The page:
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Trump Org CFO Allen Weisselberg indicted for tax fraud, pleads not guilty

By
Kyle Barnett & Danielle Haynes
The Trump Organization's CFO, Allen Weisselberg (C), exits court on Thursday in New York City. Photo by Louis Lanzano/UPI
The Trump Organization's CFO, Allen Weisselberg (C), exits court on Thursday in New York City. Photo by Louis Lanzano/UPI | License Photo

July 1 (UPI) -- New York City prosecutors indicted the top financial executive of the Trump Organization on 15 counts related to alleged tax crimes to which he pleaded not guilty Thursday.

Allen Weisselberg surrendered and appeared in court after a years-long investigation into the company's business practices. He was released on his own recognizance Thursday and ordered to hand over his passport to prevent him from leaving the country.

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Weisselberg, together with the Trump Organization and the Trump Payroll Corporation, face 15 counts related to a tax scheme involving fraud, conspiracy, criminal tax fraud and falsifying records, according to the indictment.

The charges are related to a grand jury investigation into the Trump Organization, the business empire belonging to former President Donald Trump. The criminal action is the first against the Trump Organization by a two-year joint investigation between Manhattan District Attorney Cyrus Vance Jr. and New York Attorney General Letitia James.

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Weisselberg was the organization's chief financial officer for nearly five decades.

The charges accuse Weisselberg of skirting taxes for employees' fringe benefits, which allowed some to receive things such as luxury cars, apartments and school tuition.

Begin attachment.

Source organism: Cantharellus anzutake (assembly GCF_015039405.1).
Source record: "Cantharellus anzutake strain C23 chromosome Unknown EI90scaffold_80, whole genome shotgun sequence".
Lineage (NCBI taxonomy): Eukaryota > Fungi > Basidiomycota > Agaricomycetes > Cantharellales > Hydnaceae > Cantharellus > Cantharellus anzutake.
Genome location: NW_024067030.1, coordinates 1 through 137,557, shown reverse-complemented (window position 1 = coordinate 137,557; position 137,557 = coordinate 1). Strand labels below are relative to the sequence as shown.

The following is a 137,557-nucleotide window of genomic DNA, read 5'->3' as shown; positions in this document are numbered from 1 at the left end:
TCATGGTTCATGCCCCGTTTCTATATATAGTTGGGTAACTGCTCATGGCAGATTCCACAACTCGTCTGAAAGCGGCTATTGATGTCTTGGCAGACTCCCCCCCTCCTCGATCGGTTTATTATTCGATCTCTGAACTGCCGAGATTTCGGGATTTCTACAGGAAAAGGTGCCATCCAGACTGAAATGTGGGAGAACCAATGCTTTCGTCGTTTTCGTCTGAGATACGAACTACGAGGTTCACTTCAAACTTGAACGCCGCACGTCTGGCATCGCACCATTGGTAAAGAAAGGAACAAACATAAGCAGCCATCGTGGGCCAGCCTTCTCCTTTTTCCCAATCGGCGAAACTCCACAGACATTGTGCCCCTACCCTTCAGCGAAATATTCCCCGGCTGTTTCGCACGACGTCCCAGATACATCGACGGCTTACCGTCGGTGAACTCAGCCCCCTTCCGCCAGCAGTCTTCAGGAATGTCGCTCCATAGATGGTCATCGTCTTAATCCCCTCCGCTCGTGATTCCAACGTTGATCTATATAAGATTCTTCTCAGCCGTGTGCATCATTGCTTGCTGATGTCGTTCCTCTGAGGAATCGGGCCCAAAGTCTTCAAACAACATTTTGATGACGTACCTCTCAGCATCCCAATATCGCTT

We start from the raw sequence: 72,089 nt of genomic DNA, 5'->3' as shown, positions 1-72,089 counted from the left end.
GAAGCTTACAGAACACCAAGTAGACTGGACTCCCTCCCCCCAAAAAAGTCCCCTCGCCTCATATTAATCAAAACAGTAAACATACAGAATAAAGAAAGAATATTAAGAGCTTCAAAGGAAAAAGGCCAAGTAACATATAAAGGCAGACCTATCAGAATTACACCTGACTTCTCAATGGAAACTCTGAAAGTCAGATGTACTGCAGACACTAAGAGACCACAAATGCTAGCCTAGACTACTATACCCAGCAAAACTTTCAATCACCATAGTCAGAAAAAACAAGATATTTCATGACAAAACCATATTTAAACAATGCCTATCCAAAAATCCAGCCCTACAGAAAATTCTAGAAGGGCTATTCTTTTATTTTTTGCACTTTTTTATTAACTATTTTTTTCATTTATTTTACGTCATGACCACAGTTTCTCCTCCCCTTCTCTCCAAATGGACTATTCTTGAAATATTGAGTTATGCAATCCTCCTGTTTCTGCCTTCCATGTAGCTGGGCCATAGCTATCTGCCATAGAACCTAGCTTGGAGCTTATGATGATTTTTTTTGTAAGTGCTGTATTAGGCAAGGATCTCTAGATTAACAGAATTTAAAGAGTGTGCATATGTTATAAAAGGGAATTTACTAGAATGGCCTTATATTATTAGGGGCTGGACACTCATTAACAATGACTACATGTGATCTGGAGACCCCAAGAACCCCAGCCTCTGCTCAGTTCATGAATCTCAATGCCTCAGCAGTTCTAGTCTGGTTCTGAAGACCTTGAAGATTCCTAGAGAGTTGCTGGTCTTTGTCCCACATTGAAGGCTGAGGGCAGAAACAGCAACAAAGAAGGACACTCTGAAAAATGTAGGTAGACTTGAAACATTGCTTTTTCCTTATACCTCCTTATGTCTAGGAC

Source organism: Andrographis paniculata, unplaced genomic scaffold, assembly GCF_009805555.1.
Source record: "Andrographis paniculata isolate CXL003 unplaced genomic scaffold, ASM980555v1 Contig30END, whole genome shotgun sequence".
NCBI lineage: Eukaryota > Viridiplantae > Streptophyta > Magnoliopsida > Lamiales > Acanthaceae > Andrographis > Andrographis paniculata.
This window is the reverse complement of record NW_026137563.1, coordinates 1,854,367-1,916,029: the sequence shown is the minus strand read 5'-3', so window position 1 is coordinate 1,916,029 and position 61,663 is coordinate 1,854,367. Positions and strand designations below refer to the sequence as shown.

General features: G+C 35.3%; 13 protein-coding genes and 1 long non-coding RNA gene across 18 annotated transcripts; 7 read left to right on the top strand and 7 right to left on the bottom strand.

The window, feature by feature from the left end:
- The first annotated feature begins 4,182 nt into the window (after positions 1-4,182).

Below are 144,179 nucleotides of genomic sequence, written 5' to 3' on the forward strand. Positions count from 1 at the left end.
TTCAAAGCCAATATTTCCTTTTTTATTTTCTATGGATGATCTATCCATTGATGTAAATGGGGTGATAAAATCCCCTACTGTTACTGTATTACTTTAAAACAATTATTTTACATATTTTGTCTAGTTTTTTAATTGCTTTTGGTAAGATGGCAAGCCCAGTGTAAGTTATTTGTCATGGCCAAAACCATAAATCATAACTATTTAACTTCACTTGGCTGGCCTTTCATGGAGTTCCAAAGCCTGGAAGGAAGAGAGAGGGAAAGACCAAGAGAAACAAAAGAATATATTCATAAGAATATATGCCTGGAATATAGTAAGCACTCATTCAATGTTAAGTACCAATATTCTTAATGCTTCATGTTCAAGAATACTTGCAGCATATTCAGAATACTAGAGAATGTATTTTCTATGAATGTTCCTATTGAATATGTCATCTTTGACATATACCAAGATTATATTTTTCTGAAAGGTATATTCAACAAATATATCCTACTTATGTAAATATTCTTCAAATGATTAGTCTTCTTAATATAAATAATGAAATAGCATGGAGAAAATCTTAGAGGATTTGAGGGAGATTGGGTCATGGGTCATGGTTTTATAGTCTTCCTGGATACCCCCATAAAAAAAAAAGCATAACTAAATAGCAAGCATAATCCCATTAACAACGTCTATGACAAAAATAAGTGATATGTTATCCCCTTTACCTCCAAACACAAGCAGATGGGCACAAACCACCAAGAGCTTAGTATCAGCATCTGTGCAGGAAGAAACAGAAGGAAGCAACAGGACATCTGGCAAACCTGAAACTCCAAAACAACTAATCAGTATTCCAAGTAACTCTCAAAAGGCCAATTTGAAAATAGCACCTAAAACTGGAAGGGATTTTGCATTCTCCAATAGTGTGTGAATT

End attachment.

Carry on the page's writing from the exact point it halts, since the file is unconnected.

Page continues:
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"It was orchestrated by the most senior executives, who were financially benefitting themselves and the company, by getting secret pay raises at the expense of state and federal taxpayers," Assistant District Attorney Carey Dunne said in court, according to CBS News.

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Trump himself is not expected to be charged at this stage of the investigation.

Trump Organization attorneys met with prosecutors in Vance's office in recent weeks and encouraged them not to pursue charges, CNN reported.

"It's outrageous. It's unprecedented. It's never happened before," Trump attorney Ron Fischetti said, according to CNN.

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Weisselberg first went to work for Trump's father, Fred Trump, in 1973 before working for Donald Trump in 1986. Former Trump attorney Michael Cohen, in testimony before Congress, said Weisselberg helped him with a $130,000 "hush money" payment to adult film actress Stormy Daniels.

Cohen was sentenced to three years in prison in the Daniels case, which began the formal inquiry into the Trump Organization that led to Thursday's indictments.

Weisselberg often travels with Trump between homes in New York City and South Florida.

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